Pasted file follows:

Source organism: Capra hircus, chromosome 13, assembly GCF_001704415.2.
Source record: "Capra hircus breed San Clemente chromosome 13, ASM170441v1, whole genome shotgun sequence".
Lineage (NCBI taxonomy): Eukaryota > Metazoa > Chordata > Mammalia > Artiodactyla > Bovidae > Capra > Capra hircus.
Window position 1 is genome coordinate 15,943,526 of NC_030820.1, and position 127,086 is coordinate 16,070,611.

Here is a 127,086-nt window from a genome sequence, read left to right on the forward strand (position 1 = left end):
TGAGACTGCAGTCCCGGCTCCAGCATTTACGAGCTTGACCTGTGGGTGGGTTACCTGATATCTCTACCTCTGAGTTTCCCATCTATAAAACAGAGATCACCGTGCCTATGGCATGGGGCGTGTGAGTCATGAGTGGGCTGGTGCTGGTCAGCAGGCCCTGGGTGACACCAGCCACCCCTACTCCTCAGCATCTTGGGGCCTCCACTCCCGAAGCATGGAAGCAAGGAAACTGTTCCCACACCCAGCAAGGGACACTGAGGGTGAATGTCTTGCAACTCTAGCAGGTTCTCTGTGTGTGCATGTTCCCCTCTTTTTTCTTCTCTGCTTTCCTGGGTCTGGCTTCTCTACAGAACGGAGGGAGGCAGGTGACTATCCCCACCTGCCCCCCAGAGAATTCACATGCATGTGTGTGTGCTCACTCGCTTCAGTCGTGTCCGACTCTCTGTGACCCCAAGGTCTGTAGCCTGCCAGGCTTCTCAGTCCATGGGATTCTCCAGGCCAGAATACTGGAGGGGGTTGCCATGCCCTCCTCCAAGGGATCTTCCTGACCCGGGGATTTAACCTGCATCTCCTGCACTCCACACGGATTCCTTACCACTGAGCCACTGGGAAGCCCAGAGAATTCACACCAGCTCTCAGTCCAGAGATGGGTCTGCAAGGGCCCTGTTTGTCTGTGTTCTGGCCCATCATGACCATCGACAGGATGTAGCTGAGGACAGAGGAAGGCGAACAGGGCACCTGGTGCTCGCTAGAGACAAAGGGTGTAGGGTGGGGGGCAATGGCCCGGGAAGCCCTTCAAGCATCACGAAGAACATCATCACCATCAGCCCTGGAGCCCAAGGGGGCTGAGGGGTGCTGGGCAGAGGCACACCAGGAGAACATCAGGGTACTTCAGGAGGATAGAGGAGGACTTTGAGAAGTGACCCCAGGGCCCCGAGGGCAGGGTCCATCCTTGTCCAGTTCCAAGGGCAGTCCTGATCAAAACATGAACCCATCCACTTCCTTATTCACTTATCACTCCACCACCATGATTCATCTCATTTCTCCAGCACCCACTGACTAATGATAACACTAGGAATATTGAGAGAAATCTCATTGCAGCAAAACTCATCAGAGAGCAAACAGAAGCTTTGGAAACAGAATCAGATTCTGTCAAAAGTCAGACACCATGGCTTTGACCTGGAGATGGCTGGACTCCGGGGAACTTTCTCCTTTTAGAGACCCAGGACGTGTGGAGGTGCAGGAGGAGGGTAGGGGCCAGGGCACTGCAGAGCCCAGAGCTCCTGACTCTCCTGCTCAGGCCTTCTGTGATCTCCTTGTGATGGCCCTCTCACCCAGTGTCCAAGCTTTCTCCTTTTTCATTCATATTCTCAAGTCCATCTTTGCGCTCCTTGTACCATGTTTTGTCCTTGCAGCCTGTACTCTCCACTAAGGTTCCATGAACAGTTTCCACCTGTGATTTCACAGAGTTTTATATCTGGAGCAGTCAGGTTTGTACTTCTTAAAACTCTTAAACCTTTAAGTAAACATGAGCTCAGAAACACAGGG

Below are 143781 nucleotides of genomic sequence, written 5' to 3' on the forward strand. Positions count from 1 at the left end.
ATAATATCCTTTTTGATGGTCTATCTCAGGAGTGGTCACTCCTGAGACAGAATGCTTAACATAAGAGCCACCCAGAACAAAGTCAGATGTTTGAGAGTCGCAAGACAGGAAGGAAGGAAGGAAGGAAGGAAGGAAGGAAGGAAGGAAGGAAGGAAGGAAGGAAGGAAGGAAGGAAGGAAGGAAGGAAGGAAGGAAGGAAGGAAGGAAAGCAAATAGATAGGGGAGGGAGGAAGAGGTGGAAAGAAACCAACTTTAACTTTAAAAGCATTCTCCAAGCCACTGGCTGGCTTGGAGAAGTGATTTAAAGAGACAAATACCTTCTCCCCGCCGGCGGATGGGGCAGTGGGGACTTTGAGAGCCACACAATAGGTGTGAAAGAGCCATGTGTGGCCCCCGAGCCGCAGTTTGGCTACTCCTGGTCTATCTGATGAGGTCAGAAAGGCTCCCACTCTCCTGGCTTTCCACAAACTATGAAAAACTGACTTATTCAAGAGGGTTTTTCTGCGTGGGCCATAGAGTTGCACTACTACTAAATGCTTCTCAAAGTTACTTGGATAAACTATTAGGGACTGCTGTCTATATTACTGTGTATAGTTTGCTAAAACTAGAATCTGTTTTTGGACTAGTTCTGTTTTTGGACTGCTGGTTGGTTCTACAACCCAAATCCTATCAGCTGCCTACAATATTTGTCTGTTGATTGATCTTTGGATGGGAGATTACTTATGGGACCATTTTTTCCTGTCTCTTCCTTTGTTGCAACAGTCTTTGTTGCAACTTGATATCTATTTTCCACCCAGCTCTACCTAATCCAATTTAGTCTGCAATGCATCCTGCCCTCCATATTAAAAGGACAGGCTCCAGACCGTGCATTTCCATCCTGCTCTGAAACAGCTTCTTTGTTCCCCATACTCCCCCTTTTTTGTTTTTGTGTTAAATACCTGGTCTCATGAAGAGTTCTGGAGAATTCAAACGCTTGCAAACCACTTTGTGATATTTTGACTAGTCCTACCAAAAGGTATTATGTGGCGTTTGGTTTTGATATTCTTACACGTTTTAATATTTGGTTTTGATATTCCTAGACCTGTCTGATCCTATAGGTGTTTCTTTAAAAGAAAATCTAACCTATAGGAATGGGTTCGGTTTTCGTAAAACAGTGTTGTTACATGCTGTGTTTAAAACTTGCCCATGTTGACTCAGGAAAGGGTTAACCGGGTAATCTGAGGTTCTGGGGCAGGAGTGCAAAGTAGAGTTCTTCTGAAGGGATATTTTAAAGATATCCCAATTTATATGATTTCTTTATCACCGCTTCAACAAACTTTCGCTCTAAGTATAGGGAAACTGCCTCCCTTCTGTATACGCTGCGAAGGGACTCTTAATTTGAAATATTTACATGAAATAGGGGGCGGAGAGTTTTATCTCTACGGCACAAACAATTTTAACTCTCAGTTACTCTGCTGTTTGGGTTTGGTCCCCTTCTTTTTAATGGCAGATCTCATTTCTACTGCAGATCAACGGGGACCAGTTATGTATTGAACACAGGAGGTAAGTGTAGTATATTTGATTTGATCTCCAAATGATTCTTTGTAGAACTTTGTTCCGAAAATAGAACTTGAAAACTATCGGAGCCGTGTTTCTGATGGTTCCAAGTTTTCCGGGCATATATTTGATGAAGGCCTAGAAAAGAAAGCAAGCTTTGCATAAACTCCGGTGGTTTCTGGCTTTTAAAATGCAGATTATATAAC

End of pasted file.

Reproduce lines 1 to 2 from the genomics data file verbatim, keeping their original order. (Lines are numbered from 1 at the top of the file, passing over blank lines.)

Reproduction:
Source organism: Capra hircus, chromosome 13, assembly GCF_001704415.2.
Source record: "Capra hircus breed San Clemente chromosome 13, ASM170441v1, whole genome shotgun sequence".